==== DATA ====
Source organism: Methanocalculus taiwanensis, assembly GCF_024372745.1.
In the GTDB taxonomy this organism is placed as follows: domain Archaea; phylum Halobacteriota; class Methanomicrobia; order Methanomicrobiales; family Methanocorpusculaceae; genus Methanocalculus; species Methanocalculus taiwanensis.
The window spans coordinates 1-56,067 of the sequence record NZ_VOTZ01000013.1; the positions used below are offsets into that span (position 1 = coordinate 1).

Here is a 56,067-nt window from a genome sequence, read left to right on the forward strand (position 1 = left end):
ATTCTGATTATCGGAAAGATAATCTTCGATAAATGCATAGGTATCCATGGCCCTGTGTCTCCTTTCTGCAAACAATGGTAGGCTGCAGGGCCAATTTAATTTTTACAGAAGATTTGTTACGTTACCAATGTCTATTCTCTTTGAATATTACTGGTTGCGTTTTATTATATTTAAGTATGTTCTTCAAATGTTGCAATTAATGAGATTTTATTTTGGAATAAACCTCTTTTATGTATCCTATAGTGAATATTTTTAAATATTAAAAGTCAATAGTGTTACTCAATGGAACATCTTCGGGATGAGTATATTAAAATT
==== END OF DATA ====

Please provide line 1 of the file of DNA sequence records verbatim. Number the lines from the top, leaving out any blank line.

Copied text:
Source organism: Methanocalculus taiwanensis, assembly GCF_024372745.1.